After the quick turnaround at Falmouth, we made a relatively fast passage to the Thames Estuary where we caught the favourable tide for the remaining 40 miles to London.
Shortly after we had passed the Thames tidal barrier, we reached the former Royal Albert Docks. It was from here that I had left in 1974 on the first Aventura with Gwenda, Doina and Ivan on our six year long round the world voyage.
As we turned at a wide river bend, the sight of Greenwich came into view.
Up on the hill above the Royal Naval College is the Greenwich Observatory that marks the zero meridian.
In 1576 Martin Frobisher was seen off from here by Queen Elizabeth I as he set off on the first voyage of exploration of the Northwest Passage.
As we approached Tower Bridge, we were called on the radio by the bridge operator to inform us that he was stopping the traffic to open the bridge and let us pass into the Pool of London.
As we passed through the bridge, I saw Ivan and Gwenda waving from the south bank, where they had positioned themselves to take photos as we passed through the bridge.
Could I have ever dreamt way back in 1969, when I had just arrived in England and saw for the first time this symbol of London, that one day I would arrive here on my own yacht to a hero’s welcome?
The Pool of London stretches between Tower Bridge and London Bridge, at the very heart of historic London, and close to the ancient wall of Roman Londinium from the time of Julius Caesar.
The fortified Tower of London dates back to the 11th century at the time of the Norman conqueror William I.
Moored on opposite bank and marking another one thousand year leap in the eventful history of this great city is the destroyer HMS Belfast of Second World War vintage.
After half an hour in the Pool of London we turned around, and passed through the Tower Bridge that was opened for us once again
I have been very fortunate in having Dunbar Lewis as my crew for the last ten months since we left Annapolis on the east coast of the United States in December last year.
The long passage from Greenland has been a tough experience for both of us, much tougher than either of us had expected.
Dunbar is not only an outstanding sailor but also a very pleasant person to get on with, and I am grateful for his loyal support. Tough and strong, he was the best person to have along in the kind of conditions we encountered.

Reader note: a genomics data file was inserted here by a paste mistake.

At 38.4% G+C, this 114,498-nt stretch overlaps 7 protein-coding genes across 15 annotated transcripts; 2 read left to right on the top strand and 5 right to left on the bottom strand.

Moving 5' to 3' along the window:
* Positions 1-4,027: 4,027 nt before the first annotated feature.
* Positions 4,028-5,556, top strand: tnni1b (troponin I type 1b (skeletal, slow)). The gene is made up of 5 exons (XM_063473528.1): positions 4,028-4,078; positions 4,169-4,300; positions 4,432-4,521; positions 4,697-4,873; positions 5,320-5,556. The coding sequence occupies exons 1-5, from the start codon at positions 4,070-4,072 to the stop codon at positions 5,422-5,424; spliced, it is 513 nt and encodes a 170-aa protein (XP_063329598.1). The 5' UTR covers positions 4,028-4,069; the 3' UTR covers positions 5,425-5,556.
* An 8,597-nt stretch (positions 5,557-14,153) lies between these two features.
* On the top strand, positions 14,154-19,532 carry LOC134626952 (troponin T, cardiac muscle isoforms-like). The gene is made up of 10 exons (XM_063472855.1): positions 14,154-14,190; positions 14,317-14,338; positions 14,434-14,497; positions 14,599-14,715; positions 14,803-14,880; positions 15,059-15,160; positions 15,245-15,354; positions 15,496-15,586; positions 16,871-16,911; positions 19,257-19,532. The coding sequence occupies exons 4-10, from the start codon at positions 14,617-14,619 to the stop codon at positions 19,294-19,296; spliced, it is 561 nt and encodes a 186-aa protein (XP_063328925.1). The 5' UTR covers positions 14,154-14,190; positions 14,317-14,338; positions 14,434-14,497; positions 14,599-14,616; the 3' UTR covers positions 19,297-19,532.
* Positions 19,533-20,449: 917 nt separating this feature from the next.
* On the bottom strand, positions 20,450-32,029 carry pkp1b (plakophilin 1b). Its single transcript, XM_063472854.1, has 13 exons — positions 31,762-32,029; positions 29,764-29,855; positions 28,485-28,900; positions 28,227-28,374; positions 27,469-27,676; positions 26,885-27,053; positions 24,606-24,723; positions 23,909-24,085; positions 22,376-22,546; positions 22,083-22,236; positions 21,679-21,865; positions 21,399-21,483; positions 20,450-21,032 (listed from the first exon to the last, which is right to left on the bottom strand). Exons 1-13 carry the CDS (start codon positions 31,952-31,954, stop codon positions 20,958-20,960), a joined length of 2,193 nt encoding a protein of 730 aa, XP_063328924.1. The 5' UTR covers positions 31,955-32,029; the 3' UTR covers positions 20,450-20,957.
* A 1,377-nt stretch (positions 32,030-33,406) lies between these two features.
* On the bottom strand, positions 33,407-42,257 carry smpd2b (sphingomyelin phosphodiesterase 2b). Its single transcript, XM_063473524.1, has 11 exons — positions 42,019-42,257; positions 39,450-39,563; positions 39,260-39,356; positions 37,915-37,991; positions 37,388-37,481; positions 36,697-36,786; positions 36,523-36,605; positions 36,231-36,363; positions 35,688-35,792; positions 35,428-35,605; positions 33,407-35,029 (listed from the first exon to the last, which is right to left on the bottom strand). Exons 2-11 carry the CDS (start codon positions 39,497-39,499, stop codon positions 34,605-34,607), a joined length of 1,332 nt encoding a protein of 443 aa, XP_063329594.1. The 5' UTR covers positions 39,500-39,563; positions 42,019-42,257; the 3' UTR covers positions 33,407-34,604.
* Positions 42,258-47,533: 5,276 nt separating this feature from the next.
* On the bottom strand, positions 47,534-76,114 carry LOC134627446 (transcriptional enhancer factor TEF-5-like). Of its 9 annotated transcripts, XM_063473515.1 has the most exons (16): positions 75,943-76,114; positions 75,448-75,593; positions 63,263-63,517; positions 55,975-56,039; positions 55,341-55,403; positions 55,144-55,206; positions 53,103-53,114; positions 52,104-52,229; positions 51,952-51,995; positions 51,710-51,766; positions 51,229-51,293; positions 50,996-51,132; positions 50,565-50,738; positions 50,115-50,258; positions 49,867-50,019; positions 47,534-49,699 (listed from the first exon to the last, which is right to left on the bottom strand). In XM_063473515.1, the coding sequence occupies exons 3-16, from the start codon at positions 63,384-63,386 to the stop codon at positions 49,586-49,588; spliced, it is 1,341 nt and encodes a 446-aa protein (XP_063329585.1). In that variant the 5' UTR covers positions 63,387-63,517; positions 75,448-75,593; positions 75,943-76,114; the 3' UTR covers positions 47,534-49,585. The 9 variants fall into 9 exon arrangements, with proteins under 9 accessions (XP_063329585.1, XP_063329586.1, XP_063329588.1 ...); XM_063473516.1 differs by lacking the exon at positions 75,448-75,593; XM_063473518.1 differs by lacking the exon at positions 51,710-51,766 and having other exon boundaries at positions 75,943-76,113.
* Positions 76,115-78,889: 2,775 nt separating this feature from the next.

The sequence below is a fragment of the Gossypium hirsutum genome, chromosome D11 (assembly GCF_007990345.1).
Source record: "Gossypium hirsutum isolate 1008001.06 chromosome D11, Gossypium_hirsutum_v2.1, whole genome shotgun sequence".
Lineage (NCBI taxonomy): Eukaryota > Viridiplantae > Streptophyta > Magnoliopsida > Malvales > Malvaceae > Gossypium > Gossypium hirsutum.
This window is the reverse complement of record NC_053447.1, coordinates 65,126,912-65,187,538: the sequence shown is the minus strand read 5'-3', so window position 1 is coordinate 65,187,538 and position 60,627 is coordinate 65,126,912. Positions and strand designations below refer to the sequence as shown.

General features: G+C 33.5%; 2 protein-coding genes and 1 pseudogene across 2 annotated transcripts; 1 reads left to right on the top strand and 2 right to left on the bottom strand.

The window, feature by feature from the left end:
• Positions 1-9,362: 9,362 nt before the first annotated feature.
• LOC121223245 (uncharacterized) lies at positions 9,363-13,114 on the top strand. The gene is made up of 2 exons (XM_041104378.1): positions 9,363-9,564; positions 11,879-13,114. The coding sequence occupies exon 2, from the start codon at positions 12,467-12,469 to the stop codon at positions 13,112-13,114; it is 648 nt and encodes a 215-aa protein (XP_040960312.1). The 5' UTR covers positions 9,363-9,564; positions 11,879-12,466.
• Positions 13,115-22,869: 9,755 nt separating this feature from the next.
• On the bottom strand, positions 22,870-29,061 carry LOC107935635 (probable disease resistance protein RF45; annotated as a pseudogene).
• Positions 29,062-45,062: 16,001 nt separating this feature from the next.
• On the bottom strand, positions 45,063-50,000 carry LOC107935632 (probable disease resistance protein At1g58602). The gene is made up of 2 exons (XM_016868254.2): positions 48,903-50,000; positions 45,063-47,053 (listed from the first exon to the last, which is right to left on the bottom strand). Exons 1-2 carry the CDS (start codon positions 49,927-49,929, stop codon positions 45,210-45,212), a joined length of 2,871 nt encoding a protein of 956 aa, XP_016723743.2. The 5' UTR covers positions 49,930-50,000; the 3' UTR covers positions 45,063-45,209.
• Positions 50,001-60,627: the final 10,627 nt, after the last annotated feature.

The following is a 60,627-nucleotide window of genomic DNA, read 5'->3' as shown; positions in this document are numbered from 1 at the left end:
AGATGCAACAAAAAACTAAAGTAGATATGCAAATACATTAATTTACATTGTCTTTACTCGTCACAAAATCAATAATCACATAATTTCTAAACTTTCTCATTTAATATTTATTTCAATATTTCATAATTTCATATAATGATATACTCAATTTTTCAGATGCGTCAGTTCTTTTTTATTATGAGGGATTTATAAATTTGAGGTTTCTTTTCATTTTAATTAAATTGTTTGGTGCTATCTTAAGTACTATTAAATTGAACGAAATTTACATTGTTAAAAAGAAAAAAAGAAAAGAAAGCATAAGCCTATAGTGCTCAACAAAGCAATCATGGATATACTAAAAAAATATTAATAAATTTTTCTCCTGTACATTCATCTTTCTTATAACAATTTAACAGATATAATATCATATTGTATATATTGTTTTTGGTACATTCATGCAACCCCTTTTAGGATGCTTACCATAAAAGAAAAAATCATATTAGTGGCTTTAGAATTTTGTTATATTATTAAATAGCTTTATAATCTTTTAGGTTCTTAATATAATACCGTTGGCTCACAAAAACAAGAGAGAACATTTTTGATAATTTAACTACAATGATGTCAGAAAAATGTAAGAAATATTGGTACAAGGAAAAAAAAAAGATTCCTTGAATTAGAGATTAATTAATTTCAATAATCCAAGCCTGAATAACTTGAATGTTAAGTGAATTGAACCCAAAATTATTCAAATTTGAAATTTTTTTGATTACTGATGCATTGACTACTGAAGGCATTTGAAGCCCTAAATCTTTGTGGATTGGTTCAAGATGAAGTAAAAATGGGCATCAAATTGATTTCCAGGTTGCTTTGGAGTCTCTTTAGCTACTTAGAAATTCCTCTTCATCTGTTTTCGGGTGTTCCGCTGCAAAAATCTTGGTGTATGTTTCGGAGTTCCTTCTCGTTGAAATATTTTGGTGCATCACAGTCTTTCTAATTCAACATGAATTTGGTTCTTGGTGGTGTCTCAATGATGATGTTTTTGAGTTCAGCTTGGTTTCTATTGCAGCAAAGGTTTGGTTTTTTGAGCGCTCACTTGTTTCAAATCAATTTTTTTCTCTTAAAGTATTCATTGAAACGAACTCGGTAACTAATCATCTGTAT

My old friend Erick Bouteleux is an enthusiastic high latitude sailor, who sailed with me to Antarctica on the previous Aventura and I sailed with him to Spitsbergen on his aptly called Igloo. He gave me much valuable advice when I conceived and fitted out this Aventura.
When we were hit by yet another storm and I commented in an email to him about the forecasts being wrong, this was his response:
“In French we call a forecast “prevision”. And “prévision” ends in “vision”, which is something like a dream. If you want my advice, in sailing forget any kind of dream. Just keep going and enjoy it, if you can.”
Thank you, Erick. Point taken.
And now I would like to thank those who have provided ground support throughout my voyage.
Canadians Peter Semotiuk and Victor Wejer have both spent much of their lives in the Arctic and for many years have been advising sailors embarking on a transit of the Northwest Passage. For a long time Peter was based at Cambridge Bay and from there provided information and advice on weather and ice conditions over the radio or by email. He is doing that now from Southern Canada. Victor has been involved in various projects in Arctic Canada and has a great practical knowledge about the area. I wish to thank Peter and Victor, both in my name and on behalf of all sailors who have greatly benefitted from their generous help of over the years.
While I was away in the Northwest Passage, Doina, who normally manages our events office, was sailing in the South Pacific with the Blue Planet Odyssey on the yacht Drina. During our absence, Jane and Kate had to manage the day-to-day running of our office. They did an excellent job and my grateful thanks go to both of them.
For Doina, sailing with her son Dan to Samoa, Tuvalu and Vanuatu took precedence over the Northwest Passage, which she attempted with daughter Nera last year.
On last year’s voyage I was also accompanied by my niece Marianne, who works in television, and produced a video that you may have seen. She agreed to update it with the material filmed during this year’s successful transit.
As you may have noticed, my family is always closely involved with my various projects and, on a technical level, no one more so than Ivan.
Last year he sailed on Aventura from London to Greenland and did wonders in streamlining all onboard systems. He also set up the tracking system for all our sailing events as well as that of Aventura.
Unfortunately he could not take time off work to join me in the Northwest Passage but continued giving me valuable technical support from afar.
When Ivan went to France to take part in the Paris-Brest-Paris cycling endurance event, Gwenda took over in sending me daily ice reports, dealing with my overflowing inbox, or my many requests for information that I could not access myself. Thank you, GC (ground control)!
Aventura is now safely docked in London with no sailing plans until next spring, and nothing decided beyond that.
During winter I’ll be giving talks or holding seminars at various boat shows, yacht clubs and cruising associations. The venues and dates will be posted on this website and I would be delighted to meet any of you who have been following my reports.
Captain Jim to Ground Control: Mission accomplished! I am coming home.